I had a wonderful email exchange with Dr Karen Gallas, who wrote a book that I read and loved many years ago, Talking Their Way into Science. I used it in some of my elementary teacher preparation classes, because I thought it was fantastic! She now focuses on teaching yoga (and she also does psychotherapy). Yoga is actually not that far removed from teaching science to young children. Some fascinating connections…. Read on!
1. Please share a little background about your book, Talking Their Way into Science: Hearing Children’s Questions and Theories, Responding With Curricula. Why did you write about talk in science classrooms?
As a teacher of young children, one of the subjects I most loved to bring to children was science. The materials were rich, the opportunities for building on children’s curiosity and wonder were endless, and the process of teaching science with five, six or seven year olds was so dynamic. However, when I began to conduct teacher research on language and literacy in my classroom and really attend to children’s conversations, I observed something striking: Children in my classroom had the most fascinating and surprising discussions among themselves, usually in transition periods when I wasn’t in charge of orchestrating our conversations! I heard them asking each other questions like, ‘how do people get old?’, ‘why is snow white?’, ‘why do the leaves change color in the fall?’ Those questions were much more compelling than those that I elicited in the process of teaching the science curriculum. So I decided to create a space where their questions — their wonderings — would be brought to the surface and given a formal place for study in our classroom. That space was called “Science Talks.”
It began with me asking my students the first question: What is science? That question alone, provoked a great deal of inquiry. Then I would ask them what questions they had about science. Beginning in the fall and continuing throughout the year, we compiled a list of their questions. We would discover that some questions did not lend themselves to deeper discussion, for example, the question ‘who invented the telephone?,’ and other questions were more open ended and more exciting. Each week we would have a formal talk focused on one question. I recorded all the talks, transcribed them and began to look at how first and second graders talked collaboratively about science questions when I wasn’t leading the discussions. Usually our talks would be followed by a search for the answer to the question. Later, we would shape units of study around the questions. As my research expanded, I brought Science Talks to other classrooms and expanded my inquiry to include other grades.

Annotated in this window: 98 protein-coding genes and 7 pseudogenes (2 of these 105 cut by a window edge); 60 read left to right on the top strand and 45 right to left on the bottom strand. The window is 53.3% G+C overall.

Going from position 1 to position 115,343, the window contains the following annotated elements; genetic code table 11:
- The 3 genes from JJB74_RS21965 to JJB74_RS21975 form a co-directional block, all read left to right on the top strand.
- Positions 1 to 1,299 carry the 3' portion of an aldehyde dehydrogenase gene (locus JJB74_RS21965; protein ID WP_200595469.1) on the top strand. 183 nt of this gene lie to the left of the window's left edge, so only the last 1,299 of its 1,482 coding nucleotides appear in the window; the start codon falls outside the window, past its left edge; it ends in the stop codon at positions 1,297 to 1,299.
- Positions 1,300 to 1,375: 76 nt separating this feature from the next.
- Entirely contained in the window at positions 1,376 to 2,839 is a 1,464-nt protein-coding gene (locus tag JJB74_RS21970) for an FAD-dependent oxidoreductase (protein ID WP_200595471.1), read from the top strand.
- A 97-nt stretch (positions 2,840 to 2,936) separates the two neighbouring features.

2. You share a specific methodology in your book, the science talk. Although you are not in the science classroom any longer, do you consider this a method that would be useful in today’s elementary or other classroom? Any changes you would make if you were using this method?
From my research and from that of others who have replicated it in other settings, I remain absolutely sure that every science unit should begin with a science talk, and that the questions under consideration should be shaped by students rather than a pre-scripted curriculum. My book goes into a more complete look at why and how that should occur, but the main purpose is to uncover students’ theories so that they and their teachers can know the cognitive map they are working with. If we don’t know what kinds of unarticulated theories students are holding privately about a subject, its very difficult to address them in our teaching. As well, students need to understand and experience how the process of science works and how central questions, collaboration, and theorizing are to that process. My research for the Science Talk book and for my subsequent books on language and literacy left me convinced that literacy in any and all subjects begins with what I call “walking the walk and talking the talk” of the discipline under study, so I wouldn’t change this method.